I’ve just returned from AFCOM’s Data Center World where CEO Jill Eckhaus said that the Data Center Institute would tell the industry to “embrace the cloud.” Equinix CIO Brian Lillie agreed. A few weeks earlier, many of the 1000 attendees at DataCenterDynamics New York event learned about the availability of $93 million from the New York State Energy Research and Development Authority (NSERDA) for data center energy-efficiency improvements. DataCenterDynamics should be commended for making booth space available to NYSERDA and making room in at least three sessions for NYSERDA representatives to publicize the program. I reviewed one of the proposals to NYSERDA. If accepted, this plan has the potential to significantly reduce energy use by New York-based data centers

In other developments, Microsoft’s Christian Belady has agreed to lead a team called the Extreme Computing Group. “Cloud computing has made mining and developing the “right” opportunities even that much more important. We need to think about how we tie together the complete ecosystem of the software stack, the IT, the data center and the grid today and what efficiencies we can drive from our research and development for the future,” he wrote in his blog.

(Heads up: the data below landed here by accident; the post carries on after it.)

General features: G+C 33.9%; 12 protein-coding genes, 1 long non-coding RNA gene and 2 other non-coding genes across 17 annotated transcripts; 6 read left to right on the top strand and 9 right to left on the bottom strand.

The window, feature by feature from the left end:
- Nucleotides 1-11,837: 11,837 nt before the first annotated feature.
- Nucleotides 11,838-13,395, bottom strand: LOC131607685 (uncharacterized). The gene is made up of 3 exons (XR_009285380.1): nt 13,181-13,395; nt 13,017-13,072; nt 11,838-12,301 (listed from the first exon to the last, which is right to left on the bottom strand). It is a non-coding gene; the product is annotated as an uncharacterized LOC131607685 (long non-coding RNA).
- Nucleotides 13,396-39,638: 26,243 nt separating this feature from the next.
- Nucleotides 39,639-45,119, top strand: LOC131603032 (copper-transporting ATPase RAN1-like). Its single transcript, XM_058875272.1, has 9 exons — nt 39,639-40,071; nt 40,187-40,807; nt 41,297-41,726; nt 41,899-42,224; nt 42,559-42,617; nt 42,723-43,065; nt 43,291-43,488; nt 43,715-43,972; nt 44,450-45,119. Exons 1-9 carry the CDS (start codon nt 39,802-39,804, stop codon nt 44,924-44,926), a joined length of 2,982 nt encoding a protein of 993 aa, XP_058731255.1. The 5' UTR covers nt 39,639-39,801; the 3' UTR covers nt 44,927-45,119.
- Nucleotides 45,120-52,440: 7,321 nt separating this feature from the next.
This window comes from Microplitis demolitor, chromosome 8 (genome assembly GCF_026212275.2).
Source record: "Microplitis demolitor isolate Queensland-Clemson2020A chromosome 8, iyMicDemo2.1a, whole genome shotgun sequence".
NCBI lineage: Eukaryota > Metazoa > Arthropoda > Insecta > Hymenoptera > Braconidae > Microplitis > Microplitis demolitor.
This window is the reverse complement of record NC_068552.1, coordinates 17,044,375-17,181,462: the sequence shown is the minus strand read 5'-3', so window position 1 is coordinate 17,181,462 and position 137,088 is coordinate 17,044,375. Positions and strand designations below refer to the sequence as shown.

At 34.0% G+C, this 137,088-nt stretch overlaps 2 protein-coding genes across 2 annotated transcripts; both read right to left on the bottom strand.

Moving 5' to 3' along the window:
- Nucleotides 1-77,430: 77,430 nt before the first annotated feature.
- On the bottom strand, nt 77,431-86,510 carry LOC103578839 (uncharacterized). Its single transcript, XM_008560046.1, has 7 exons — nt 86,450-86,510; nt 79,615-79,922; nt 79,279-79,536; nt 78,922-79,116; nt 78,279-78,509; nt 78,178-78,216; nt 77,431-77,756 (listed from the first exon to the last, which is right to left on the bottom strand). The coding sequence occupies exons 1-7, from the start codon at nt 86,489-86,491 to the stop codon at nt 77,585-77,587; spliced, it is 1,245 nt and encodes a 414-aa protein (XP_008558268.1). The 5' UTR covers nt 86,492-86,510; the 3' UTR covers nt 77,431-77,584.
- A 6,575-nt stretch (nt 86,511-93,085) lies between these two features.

His former colleague Mike Manos, now with Nokia, is taking on an additional new challenge. “There are lots of great ideas, lots of forward thinking, but moving this work to execution and educating business leaders as well as data center professionals to break away from those old stand by accepted norms has not gone well.

“That is why I am extremely happy to announce my involvement with the University of Missouri in the launch of a Not-For-Profit Data Center specific organization,” he wrote. The formal announcement was made by Dave Ohara via his industry website, GreenM3. Ohara is long-time industry figure and participant in this new organization as well.

As though these developments were not sufficient, the Department of Energy recently announced funding for public-private partnerships to drive advanced new energy-efficient technologies to market. Ron Mann, the director of engineering for Hewlett-Packard’s Rack & Power Infrastructure group recently told me about the ambitious scale of one of these projects. This project calls for HP and Eaton to develop an “Environmentally Contained Power and Cooling IT Infrastructure for the Data Center.” In other words, the goal is “To develop a fully enclosed IT rack system that will provide its own internal power and cooling with leveraging high voltage AC and chilled water as the primary inputs into the system and will also accept alternative energy power sources such as wind and solar.”

Kevin Heslin